[By Nic Lindh on Friday, 02 April 2004]
Gateway has finally bowed to inevitability and closed its retail stores. This while Apple continues to roll out new stores at a good clip.
So why did Gateway’s stores fail so miserably and Apple’s succeed? It would be easy to point to the cult of Mac and how Apple users fall into Jobs’s reality distortion field and buy whatever tasty new expensive gizmos come out of the labs at Cupertino, while Gateway operates in a fiercely price-competive market where people don’t want stores, but want to save $50 off the price of their computers. But that would be missing the point.
The Gateway stores failed so abjectly because they didn’t carry inventory. Simple as that. Basically the Gateway stores were places where you could go get help with your mail order purchase. (Sure, they did sell a few select models in-store, but any sort of customization led the customer to the Gateway web site.) When people go to a retail store, they want to leave with their purchase. Impulse buying a hot new gizmo is no fun if you have to wait three to five business days for it to show up.
There’s really no excuse for Gateway management to not realize this from the start.
But putting on our tin foil hats we can guess what their thinking must have been: Buying computers is hard, and a lot of our customers don’t know how to configure systems to their liking on our web site, so if we create a place where knowledgeable people can help them, they will be able to order a system that fits their needs and will be happy customers.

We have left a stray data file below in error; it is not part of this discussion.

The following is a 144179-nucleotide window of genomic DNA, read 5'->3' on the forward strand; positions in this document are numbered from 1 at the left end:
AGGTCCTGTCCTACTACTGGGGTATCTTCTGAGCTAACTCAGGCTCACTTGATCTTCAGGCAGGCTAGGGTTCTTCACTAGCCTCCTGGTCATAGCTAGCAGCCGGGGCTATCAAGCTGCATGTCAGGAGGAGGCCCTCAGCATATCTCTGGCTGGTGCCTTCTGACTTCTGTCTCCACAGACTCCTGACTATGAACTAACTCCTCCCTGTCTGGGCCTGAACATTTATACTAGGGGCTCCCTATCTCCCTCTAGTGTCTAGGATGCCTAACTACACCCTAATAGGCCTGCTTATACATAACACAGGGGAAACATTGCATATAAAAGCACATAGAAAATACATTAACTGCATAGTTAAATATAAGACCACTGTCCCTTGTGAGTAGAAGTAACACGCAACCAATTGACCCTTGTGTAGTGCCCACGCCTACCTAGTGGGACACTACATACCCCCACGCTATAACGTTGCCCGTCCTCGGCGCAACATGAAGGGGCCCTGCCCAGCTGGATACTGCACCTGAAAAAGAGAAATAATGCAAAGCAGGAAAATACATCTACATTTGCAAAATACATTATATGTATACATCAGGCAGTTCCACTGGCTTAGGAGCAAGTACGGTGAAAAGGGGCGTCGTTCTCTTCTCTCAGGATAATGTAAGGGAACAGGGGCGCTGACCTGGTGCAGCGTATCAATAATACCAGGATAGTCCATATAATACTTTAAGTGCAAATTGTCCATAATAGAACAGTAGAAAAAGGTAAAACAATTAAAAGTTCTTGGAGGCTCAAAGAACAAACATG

Not bad thinking. Except when retail reality meets the ideal. Selling computers is arguably the most difficult kind of retail there is–so many factors and dimensions play into a customer’s purchase decision. Add to this the basic law of retail: Your performance is measured by how many units you push. That’s it. If salesperson A sells X number of computers through hard sell tactics and very few of them will ever return, and salesperson B sells x/2 computers by thoroughly understanding customers and the customers are uniformly happy, salesperson A is doing a much better job. Simple as that.
Lots of retailers make noises about being customer-centric, putting the customer first, and being more interested in the quality of the shopping experience and its effect on the brand, yadda yadda, but when the rubber hits the road, in the long dark hours on the store floor, it’s all dollars and cents and meeting quotas. Car dealerships are naturally the most extreme manifestation of this attitude.
Put these factors together, and what you end up with is a small boutique where salespeople are pushing to meet their quotas, and the customer ends up walking away with a receipt but no goods.
And that will not fly.
Rather than spending all that money on their stores (including the silly blimps that would sometimes fly over them) it would probably have behooved the company a lot more to focus their efforts on making their web site as friendly as possible, and staff their phone centers with the best people.